Book Blogger ARC Overload, Events, & Giveaway

January 22, 2015 blogging, giveaway, Reading 15

Bookshelf may 14

 

This is part of one book shelf in my house.  I was too embarrassed to take a full view of the top of that shelf, it’s loaded with @ 50 books stacked up, unread.  I’ve lost my mind.

Yesterday I read this blog post from Ashley at Nosegraze.com.  Well written and hitting the nail on the head.  How much of an obligation do book bloggers have? Read the post, comment or chime in here because I’ve got a problem folks!

I begin with plans of reading less arcs and more from my shelves.  I received blogger letters from several publishers each month, offering a plethora of new books in paper arc or e galley form.  I try to be honest with what I want to read, what I believe I can read and will read.  The problem lies with the next step.  I read reviews, and peruse Edelweiss and Net Galley.  I’m pre-approved with several publishers on these sites.  I have no problem requesting e galleys or paper arcs if something jumps out at me as a book I’ve got to read.  Then there are the book events, where I may purchase a new book, or a book from an authors back list or something else that is new, shiny and pretty.  This folks is how I accumulated 22 new books for January publication. YES!! 22!!  Six of those were unsolicited or gifts.  Three were e galleys, two I requested one I had pre approval for.  Those I’ve read.  So those other 13 books…all accepted many months prior to January with intentions of reading.  Now sure I can read them next month, I only have ten books that publish next month I’ve planned to read.  This is called the back up problem.  Where do you stand on this issue? Does it happen to you? Do you receive more unsolicited books than requested?  Do e galleys have less urgent feeling because they aren’t as costly to produce?

For what it’s worth, I agree with Ashley, if I request an arc, I’m going to attempt to read it and give an honest review.  If it’s not for me, I don’t feel bad, I follow up with publisher/publicist or author and I move on.  Should I be dong more book spotlights? Sharing books I hope to read, giving a short summary and in that way contributing something to the marketing plan a publisher has for said book?  I have to admit, it feels better talking about this. Jen Hartling  of The Relentless Reader suggested a support group, “um Hi, I’m Anita, and I have a book problem”.  I just noticed her post today is about giving away ARCs….timing is everything folks.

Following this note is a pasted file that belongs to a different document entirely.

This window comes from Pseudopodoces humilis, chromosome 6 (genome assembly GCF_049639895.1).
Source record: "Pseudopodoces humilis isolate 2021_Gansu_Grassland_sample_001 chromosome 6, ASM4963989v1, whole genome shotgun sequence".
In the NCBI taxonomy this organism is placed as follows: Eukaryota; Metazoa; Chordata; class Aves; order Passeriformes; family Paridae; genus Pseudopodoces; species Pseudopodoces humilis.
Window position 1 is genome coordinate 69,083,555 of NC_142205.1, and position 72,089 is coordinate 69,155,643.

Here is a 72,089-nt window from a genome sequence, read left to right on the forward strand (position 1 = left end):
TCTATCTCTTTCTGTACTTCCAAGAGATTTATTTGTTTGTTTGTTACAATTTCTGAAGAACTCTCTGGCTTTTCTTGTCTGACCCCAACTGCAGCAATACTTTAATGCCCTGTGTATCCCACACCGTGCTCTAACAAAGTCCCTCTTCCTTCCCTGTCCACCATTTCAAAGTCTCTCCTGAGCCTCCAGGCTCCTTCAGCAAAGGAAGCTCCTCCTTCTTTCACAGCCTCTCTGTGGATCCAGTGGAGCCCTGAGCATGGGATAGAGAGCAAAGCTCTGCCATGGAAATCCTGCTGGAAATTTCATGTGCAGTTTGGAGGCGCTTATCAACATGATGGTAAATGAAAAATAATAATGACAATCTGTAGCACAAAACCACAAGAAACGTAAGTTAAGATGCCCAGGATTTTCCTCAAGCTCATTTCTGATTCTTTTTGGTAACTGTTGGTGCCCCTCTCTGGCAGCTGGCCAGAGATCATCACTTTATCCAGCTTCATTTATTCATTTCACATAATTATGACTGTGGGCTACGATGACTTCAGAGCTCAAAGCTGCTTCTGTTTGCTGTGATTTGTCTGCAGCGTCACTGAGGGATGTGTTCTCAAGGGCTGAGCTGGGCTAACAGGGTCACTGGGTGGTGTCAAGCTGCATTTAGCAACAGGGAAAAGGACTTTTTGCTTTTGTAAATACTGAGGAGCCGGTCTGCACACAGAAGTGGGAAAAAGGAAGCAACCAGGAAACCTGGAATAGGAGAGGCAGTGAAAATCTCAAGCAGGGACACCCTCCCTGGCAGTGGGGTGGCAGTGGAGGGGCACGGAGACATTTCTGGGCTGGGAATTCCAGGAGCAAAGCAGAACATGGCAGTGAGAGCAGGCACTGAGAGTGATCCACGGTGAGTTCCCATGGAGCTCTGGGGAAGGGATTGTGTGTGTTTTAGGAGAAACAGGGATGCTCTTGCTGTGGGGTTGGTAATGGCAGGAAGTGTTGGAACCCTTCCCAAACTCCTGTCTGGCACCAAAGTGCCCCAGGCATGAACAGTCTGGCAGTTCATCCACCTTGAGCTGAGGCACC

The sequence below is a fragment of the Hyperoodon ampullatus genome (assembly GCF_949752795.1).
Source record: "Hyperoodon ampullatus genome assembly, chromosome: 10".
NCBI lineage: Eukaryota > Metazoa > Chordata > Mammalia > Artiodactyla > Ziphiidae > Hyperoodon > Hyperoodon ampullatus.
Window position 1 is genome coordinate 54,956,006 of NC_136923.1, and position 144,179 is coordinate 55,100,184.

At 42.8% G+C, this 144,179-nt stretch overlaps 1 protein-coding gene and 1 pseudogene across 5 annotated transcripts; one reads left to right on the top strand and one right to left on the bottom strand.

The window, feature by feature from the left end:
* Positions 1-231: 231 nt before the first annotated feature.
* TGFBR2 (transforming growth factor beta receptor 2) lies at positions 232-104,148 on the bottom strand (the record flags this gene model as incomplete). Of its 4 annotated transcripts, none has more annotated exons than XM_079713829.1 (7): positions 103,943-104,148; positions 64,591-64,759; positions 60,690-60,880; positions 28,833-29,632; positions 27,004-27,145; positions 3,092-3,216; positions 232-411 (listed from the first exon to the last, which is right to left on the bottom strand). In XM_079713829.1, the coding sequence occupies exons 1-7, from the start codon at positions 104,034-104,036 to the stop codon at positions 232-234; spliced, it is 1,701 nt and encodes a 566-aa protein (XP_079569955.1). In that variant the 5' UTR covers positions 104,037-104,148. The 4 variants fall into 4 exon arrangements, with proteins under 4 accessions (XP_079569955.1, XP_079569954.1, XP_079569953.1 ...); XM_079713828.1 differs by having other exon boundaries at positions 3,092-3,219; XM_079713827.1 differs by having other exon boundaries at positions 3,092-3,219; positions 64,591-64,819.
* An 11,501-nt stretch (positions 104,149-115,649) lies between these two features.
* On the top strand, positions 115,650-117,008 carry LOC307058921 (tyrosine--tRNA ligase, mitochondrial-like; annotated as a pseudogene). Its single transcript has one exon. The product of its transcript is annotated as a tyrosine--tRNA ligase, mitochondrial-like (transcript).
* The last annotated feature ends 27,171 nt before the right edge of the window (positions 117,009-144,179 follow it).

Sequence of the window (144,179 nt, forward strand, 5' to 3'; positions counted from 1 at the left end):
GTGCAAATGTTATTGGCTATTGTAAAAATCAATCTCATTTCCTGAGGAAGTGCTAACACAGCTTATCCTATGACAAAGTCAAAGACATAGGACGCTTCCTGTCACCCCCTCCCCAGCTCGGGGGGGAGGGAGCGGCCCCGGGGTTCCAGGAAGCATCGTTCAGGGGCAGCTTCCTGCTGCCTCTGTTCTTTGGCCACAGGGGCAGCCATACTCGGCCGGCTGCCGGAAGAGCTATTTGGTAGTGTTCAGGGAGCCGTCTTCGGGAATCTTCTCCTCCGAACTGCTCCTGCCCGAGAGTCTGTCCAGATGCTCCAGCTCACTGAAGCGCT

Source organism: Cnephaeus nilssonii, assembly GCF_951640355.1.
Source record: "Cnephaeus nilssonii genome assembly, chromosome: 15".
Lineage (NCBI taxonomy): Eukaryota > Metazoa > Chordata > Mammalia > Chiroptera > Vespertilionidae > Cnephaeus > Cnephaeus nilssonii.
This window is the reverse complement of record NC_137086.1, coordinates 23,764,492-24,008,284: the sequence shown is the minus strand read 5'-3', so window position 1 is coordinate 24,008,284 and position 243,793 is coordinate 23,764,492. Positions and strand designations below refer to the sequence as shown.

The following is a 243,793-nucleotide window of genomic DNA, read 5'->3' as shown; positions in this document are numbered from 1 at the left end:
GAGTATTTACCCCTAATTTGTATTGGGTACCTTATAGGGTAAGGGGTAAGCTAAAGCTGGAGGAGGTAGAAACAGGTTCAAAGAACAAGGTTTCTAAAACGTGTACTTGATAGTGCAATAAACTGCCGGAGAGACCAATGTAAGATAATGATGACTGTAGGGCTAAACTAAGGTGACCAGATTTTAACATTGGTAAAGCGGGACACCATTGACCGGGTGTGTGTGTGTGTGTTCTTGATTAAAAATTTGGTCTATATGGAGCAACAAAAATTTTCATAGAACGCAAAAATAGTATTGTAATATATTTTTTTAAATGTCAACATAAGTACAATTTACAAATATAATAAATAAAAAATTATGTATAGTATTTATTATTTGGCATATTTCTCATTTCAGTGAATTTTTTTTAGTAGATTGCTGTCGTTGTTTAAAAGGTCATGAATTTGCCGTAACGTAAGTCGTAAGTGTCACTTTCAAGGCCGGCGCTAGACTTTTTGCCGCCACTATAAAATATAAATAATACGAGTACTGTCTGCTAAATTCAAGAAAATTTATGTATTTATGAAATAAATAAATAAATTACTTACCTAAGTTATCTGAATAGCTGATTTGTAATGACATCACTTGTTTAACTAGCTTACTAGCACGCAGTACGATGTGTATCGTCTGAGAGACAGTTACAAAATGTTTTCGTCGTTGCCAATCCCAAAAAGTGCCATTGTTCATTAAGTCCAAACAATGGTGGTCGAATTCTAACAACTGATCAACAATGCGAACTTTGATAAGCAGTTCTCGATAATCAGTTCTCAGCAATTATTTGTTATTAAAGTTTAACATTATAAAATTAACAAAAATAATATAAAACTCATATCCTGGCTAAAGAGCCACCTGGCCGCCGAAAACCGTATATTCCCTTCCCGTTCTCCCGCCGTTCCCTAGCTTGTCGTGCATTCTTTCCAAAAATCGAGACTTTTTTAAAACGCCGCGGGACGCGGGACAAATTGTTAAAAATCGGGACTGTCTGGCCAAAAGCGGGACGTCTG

So I attended a  book event last Friday. Deborah Johnson, author of The Secret of Magic spoke at Vero Beach Book Center.  The event was nicely attended, the audience had good questions and recollections of their own growing up in a changing racial environment.  I was able to have lunch with Deborah and Cynthia, the publicity person from VBBC, she’s also a very good friend.  We chatted books, grandchildren, traveling, raising our kids, food, wine and much more.  It was lovely.

I had Deborah sign a paperback copy of The Secret of Magic and I’m giving it away.  Please fill out the form for a chance to win. Open until 10pm EST Monday January 26, 2015. Winner will be chosen using random.org. Open to US residents only, all costs are my own.

15 Responses to “Book Blogger ARC Overload, Events, & Giveaway”

  1. BermudaOnion

    I don’t have that problem so I can’t relate at all. Ha ha ha. I crack myself up. I ALWAYS think I’ll have more time to read than I actually do so my shelves overflow as well. My problem with egalleys is I forget I have them. I’m going to make more of an effort with them this year – as a matter of fact I’m reading one right now. Thanks for feeding out addiction and hosting the giveaway!

  2. Jennifer @ The Relentless Reader